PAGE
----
Port of New Orleans
While crews worked tirelessly to prepare our riverboat for sailing (and river pirating) our band had some time to write songs and create our first album, “Port of New Orleans”. Audio experts Danny Kadar and Joe Stolarick invited us to the studio at the Old US Mint. They insisted that we record altogether on the stage, like a performance. Most modern recordings are not done this way, but since we are accustomed to live shows, it suited us better. There are a few songs on which we added some organ tracks and some background vocals, but most of it was recorded all at once on a single room.
Our band is all about the river, so “Up on the River” was a good song to open the album with. New Orleans is well-known for its Jazz history, but there is also a buried treasure of vintage rhythm and blues grooves, and this song is inspired by that. The musicians playing on this track are Gerald French, Joshua Gouzy and Ryan Burrage. They are all from New Orleans and had no problem creating this groove. Matt Hampsey is a fantastic blues guitarist and he added a touch of soul to this track.
The song is about finding love on the river, and falling in love withthe river at the same time. I fell in love with the river in 2001 and met the love of my life, Anita, aboard the Steamer Natchez in 2005, while I was playing there.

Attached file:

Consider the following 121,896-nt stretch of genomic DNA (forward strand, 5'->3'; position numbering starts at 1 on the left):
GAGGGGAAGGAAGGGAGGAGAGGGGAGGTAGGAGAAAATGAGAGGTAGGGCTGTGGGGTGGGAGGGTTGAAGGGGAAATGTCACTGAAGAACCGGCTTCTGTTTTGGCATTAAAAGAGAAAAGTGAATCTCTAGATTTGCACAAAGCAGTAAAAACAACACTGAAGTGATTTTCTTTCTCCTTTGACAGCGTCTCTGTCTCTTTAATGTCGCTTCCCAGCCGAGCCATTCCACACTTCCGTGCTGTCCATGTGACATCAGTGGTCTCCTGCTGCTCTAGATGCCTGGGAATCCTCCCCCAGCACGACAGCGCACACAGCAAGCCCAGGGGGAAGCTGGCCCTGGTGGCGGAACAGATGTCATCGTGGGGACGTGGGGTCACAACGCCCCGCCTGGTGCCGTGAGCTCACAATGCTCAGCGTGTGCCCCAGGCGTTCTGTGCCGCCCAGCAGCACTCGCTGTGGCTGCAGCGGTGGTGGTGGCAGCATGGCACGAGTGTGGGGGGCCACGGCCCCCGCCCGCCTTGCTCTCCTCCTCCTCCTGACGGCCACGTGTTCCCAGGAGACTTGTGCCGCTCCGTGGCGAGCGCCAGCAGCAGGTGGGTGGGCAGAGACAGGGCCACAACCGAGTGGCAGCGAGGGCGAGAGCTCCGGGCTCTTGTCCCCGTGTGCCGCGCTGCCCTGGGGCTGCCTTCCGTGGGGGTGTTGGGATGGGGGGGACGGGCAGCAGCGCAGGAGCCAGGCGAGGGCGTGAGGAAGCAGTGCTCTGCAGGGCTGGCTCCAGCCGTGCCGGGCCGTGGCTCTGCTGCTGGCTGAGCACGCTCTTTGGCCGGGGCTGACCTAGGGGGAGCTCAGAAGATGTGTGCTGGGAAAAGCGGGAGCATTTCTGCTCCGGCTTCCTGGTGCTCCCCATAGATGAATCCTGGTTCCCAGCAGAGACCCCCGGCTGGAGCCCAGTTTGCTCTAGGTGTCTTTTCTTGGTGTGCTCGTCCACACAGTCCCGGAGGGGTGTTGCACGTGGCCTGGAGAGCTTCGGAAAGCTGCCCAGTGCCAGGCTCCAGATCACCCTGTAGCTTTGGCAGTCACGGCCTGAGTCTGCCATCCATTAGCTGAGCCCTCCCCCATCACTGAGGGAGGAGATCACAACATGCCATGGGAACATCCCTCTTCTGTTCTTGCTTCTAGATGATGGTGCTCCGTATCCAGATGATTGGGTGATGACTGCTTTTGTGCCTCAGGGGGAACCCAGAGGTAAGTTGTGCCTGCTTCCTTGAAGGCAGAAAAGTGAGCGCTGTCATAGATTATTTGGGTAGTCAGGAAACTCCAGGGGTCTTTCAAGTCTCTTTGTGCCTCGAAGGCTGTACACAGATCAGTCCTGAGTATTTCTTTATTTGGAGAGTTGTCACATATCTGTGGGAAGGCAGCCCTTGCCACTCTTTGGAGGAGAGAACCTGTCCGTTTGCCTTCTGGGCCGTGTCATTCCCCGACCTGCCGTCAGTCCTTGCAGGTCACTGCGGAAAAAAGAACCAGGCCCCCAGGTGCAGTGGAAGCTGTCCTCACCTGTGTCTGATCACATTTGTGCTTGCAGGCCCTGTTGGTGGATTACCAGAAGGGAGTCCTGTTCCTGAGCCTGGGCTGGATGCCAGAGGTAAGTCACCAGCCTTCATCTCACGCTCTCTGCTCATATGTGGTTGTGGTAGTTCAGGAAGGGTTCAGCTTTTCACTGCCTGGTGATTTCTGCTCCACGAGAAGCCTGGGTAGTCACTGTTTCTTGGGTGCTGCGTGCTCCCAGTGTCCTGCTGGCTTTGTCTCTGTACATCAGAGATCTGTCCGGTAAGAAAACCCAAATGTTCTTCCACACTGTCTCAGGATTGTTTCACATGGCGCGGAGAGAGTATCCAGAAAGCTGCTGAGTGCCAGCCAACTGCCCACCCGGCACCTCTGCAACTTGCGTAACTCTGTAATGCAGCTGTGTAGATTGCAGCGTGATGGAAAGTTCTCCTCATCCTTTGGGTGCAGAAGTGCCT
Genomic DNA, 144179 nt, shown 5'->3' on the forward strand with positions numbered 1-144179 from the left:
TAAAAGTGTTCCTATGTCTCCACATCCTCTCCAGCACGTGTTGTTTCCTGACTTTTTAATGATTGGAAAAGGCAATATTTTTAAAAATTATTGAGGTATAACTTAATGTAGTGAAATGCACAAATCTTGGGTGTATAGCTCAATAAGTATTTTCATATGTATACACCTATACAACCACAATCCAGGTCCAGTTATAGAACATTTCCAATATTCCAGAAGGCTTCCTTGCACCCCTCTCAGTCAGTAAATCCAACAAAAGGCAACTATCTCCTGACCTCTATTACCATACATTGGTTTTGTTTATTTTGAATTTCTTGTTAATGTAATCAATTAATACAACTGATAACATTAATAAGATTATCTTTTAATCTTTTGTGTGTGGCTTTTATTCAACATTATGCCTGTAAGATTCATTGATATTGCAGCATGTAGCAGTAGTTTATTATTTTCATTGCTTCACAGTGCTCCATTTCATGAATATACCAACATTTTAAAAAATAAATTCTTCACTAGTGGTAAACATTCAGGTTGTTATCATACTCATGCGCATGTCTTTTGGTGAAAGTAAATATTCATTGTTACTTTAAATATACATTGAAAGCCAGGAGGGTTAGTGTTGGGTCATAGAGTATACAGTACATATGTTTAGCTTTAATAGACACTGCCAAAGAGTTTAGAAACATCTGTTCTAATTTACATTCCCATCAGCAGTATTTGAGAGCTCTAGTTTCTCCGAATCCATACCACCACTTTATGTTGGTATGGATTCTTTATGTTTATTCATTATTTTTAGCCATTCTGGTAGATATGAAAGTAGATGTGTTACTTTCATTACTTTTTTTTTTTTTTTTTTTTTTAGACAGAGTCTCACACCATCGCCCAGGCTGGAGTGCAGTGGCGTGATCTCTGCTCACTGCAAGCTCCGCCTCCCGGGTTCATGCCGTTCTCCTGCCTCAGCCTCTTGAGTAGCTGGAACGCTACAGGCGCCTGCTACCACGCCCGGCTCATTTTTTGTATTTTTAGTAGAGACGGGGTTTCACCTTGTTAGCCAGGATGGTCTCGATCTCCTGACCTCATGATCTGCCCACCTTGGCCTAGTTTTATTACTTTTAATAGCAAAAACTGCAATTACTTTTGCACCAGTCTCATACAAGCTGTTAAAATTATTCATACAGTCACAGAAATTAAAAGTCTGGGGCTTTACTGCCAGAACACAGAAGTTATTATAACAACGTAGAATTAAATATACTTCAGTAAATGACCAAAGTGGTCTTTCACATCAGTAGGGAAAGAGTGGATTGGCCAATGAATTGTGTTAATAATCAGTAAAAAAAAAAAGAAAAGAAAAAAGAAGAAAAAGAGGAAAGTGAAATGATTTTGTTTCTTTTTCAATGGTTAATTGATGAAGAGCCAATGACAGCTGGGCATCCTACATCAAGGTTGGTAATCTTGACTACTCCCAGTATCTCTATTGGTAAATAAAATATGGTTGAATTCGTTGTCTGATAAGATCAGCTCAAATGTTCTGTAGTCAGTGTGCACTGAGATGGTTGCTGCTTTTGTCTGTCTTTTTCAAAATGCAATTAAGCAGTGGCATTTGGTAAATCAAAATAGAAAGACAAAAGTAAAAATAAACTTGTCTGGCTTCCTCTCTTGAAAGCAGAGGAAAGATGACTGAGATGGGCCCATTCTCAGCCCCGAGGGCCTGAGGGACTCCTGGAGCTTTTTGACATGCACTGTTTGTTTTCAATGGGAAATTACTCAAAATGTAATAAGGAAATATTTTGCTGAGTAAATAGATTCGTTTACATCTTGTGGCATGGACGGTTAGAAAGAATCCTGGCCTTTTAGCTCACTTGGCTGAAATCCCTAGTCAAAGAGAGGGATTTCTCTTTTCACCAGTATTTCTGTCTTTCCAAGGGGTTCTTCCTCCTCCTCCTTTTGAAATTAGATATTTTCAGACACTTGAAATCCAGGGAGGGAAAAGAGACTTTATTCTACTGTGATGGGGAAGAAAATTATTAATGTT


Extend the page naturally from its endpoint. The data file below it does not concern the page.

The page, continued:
After we recorded the song, we had some fun adding background vocal tracks. I brought the family in to help. Click here for some behind the scenes footage!
“Right Quick” features clarinet superstar Chloe Feoranzo on clarinet, bringing the song in. I got the idea for this song while driving through Tennessee to visit my Uncle David in the hospital. There was a sign on the road by Morristown advertising a convenient store called “Rite Quick”. I didn’t actually stop so I can’t vouch for the the place other than the cleverness of its name. I told Anita about it and suggested I write a song about it. The song is actually about when you fall in love and discover that your future has been suddenly changed, by this incredible feeling.
“Sazerac Song” is a silly number about a classy bar and time travel. I do enjoy a Sazerac now and then, and sometimes play in the historic venue in the Roosevelt Hotel. I approached this as a James Booker-style boogie, but in the studio we went in a more Latin-based direction, which I found to be fun and refreshing. Gerald French shines on the drums, and Ryan Burrage cuts loose on soprano sax.
There is an actual “Uncle Sammy” as a source of “Uncle Sammy’s Alligator Farm”. My wife’s great uncle, Sammy Abshire was funny, mischievous, and a great storyteller. He may not have actually had an alligator farm, but then again, maybe he did. He just passed away in 2015 and I hope to capture some of his wonderful spirit in this silly number. I must mention that my four-year-old daughter helped me create animal sounds in the studio. Oh, and there is actually a cat famous for swatting at gators. Click here to hear that story!